MILWAUKEE -- They're simple nursery rhymes children begin hearing before they can even walk.
Education officials are saying the power of a song serves a bigger purpose than just being
Penfield Children's Center
fun, as most kids learn their A,B,Cs and one, two, threes through music.
"There's a rhythm and a pattern to when we're singing a song, which helps us to remember things easier," said Rebecca Michelsen, community outreach and education coordinator for Kohl's Building Blocks Program at Penfield Children's Center.
Penfield Children's Center officials are trying to promote the importance of music as March is "National Sing with your Child Month."
Sara VanDeurzen says she sings to her children all the time, even creating her own songs to encourage positive behavior.
"We'll just invent some sort of tune. We eat our chicken first and then we have some corn, and we eat our chicken and we grab some corn," said VanDeurzen.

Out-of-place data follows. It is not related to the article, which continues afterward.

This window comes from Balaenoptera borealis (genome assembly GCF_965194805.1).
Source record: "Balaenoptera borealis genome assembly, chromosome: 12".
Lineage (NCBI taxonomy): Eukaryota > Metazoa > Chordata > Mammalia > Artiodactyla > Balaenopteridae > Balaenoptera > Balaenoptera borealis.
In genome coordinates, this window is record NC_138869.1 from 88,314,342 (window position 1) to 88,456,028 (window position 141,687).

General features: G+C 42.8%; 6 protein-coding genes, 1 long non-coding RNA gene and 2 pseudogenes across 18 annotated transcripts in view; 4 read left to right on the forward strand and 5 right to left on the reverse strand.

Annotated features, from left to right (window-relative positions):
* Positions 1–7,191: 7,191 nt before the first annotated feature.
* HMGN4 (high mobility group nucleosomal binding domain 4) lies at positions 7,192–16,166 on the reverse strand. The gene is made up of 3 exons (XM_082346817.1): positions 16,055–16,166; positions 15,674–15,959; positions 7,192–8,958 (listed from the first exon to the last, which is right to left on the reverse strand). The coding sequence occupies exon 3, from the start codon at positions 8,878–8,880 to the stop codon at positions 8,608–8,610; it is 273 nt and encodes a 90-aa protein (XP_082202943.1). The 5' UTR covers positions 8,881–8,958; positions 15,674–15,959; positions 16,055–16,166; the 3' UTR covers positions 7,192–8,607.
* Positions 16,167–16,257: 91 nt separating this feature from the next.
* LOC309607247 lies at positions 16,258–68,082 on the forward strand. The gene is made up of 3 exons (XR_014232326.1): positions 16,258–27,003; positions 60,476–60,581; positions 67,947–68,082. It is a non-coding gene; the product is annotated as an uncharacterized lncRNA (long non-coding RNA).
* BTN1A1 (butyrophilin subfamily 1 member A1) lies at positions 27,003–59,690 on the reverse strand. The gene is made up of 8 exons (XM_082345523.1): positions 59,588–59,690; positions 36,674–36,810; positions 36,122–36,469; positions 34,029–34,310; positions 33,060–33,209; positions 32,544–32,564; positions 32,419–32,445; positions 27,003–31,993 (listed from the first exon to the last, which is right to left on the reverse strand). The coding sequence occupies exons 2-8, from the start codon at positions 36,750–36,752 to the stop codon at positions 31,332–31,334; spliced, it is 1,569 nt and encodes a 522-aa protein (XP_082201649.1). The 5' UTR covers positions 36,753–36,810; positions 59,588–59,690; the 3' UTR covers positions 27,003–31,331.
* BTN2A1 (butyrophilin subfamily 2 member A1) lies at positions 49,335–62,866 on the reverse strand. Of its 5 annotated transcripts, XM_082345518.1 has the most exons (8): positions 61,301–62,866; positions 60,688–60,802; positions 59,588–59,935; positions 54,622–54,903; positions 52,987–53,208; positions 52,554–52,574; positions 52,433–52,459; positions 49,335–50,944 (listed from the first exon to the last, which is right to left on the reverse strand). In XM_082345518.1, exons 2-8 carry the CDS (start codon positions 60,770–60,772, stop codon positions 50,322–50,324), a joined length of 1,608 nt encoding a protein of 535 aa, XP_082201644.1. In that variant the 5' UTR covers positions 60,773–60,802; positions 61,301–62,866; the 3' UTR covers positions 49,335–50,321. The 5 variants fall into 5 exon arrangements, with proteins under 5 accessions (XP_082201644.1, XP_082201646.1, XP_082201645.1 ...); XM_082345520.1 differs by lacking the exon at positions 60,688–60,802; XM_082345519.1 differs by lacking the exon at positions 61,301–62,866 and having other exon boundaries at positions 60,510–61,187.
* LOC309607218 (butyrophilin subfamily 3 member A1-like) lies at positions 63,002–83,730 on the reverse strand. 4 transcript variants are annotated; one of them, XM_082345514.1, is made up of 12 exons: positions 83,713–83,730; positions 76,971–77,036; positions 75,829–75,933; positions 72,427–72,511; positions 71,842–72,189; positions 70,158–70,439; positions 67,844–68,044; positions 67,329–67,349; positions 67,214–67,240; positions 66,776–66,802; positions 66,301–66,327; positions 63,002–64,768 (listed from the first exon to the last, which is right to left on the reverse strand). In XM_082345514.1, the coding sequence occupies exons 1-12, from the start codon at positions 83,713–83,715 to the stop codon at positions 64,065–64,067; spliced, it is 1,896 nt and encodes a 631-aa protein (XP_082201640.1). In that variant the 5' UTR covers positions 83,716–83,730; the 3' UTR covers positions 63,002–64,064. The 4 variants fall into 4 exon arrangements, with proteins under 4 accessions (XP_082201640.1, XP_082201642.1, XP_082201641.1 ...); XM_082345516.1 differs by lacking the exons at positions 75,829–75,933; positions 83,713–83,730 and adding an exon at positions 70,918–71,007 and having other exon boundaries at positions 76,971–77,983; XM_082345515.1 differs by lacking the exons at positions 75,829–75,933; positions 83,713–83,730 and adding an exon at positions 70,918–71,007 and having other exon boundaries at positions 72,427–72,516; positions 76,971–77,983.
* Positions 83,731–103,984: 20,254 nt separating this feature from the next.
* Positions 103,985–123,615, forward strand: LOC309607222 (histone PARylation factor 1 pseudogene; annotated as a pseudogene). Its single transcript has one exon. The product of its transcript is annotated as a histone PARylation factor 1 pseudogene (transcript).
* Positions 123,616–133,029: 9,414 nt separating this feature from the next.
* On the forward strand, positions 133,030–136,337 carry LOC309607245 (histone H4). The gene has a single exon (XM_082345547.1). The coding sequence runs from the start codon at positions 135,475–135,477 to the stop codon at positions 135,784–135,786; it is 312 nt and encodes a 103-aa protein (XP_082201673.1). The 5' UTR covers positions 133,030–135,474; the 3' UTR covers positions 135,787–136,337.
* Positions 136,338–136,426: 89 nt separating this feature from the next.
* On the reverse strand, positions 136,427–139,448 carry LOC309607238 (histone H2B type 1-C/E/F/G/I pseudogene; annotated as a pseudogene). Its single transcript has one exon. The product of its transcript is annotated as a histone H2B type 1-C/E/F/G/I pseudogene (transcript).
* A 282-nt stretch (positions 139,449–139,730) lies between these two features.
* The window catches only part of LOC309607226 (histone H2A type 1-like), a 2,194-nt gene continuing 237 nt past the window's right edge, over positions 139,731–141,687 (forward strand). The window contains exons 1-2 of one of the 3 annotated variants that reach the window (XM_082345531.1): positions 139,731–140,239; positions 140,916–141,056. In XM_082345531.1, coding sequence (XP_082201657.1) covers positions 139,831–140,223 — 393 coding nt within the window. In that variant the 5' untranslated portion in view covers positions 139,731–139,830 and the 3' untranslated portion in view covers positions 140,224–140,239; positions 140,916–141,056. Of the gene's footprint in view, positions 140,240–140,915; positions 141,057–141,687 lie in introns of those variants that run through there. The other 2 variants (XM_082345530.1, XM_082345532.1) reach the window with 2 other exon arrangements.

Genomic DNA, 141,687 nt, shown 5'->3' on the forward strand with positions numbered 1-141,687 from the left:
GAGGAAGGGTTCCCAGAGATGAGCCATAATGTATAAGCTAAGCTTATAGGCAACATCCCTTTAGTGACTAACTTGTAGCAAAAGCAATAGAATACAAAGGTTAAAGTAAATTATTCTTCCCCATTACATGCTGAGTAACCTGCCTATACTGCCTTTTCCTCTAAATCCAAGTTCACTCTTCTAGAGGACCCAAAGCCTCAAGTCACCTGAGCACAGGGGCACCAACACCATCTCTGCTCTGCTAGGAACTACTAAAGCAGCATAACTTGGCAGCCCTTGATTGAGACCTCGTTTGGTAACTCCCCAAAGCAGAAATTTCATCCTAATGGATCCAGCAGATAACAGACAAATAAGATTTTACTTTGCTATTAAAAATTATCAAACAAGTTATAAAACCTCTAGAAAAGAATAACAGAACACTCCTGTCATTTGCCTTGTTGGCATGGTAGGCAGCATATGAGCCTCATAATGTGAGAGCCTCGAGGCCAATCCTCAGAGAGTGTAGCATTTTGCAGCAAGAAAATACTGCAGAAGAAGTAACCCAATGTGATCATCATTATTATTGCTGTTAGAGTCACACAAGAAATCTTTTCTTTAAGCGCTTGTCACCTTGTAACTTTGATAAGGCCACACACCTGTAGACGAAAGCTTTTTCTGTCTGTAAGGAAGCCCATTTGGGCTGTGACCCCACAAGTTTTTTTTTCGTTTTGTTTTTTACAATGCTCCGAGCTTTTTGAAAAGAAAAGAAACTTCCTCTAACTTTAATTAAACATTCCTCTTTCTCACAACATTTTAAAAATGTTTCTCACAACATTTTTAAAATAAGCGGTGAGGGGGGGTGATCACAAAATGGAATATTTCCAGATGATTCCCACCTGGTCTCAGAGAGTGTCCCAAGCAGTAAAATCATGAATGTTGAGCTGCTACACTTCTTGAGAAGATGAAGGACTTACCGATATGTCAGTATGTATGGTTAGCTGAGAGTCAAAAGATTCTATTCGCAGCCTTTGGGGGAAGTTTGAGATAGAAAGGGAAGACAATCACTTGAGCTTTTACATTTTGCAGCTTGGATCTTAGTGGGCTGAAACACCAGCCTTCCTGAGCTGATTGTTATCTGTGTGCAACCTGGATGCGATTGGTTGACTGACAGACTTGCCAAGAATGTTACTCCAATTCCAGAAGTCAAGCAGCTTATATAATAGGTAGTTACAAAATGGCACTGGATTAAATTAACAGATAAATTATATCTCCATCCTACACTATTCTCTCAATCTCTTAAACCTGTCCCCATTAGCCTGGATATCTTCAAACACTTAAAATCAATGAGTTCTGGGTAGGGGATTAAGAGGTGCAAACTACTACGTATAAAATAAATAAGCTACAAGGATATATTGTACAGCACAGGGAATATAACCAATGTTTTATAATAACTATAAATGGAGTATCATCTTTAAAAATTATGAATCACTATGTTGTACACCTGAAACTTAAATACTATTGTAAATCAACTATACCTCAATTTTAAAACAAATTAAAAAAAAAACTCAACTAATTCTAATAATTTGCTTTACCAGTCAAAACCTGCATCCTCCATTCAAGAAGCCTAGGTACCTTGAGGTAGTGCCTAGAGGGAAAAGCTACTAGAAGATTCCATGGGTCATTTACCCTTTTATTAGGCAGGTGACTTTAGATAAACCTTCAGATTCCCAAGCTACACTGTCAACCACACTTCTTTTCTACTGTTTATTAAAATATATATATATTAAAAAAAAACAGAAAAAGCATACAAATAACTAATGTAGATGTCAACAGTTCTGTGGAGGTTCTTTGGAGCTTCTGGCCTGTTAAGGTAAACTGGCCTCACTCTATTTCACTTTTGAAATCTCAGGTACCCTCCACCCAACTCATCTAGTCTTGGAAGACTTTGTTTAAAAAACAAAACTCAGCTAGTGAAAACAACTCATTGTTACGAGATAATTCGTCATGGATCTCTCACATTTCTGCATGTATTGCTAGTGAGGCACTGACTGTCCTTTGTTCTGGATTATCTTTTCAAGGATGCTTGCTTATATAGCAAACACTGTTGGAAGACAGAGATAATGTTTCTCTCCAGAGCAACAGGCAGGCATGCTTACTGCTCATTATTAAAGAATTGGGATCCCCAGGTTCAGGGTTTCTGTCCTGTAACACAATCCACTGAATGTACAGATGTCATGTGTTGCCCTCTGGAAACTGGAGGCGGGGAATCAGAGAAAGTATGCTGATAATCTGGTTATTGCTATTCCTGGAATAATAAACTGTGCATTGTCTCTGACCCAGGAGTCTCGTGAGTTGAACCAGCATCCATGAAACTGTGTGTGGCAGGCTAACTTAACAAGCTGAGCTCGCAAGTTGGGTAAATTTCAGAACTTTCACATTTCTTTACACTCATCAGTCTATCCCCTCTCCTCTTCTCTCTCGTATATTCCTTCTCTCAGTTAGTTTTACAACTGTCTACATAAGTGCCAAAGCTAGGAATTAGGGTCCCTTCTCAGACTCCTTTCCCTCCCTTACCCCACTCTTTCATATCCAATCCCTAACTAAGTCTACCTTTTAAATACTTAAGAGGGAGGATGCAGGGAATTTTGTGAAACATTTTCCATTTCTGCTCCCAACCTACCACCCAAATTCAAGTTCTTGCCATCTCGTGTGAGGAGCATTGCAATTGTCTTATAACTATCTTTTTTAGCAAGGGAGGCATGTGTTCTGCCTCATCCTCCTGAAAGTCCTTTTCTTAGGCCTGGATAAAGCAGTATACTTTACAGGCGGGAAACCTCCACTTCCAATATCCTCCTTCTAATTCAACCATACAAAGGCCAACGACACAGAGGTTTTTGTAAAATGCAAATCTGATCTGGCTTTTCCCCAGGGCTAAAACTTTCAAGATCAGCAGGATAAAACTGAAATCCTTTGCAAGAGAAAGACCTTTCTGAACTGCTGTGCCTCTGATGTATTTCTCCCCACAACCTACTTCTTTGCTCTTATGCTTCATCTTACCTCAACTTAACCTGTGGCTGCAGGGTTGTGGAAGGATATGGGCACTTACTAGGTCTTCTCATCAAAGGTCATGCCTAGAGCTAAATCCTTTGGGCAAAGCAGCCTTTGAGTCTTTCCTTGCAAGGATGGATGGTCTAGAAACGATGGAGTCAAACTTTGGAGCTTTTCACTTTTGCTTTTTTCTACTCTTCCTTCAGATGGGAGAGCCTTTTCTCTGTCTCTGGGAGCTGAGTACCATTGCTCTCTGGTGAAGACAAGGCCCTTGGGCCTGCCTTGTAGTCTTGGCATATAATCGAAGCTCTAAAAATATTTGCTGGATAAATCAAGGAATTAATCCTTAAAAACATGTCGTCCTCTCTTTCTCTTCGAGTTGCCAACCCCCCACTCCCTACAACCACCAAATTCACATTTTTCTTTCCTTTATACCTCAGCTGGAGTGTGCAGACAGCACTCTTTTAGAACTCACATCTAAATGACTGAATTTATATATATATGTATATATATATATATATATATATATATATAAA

Music can also reduce stress and anxiety among both children and parents.
"Violet has a hard time expressing what she needs, so having us keep her calm and when we're calm, she begins to be more calm too," said VanDeurzen.
Transitions between activities can be difficult for kids, but a song is a great way to prepare them for what's to come.
"If they start hearing that clean up song they know that it's time to pick up their toys and maybe go to dinner or get ready for bed so it's a great way to help them learn their routine throughout their day," said Michelsen.
Giving these beloved songs even more meaning.
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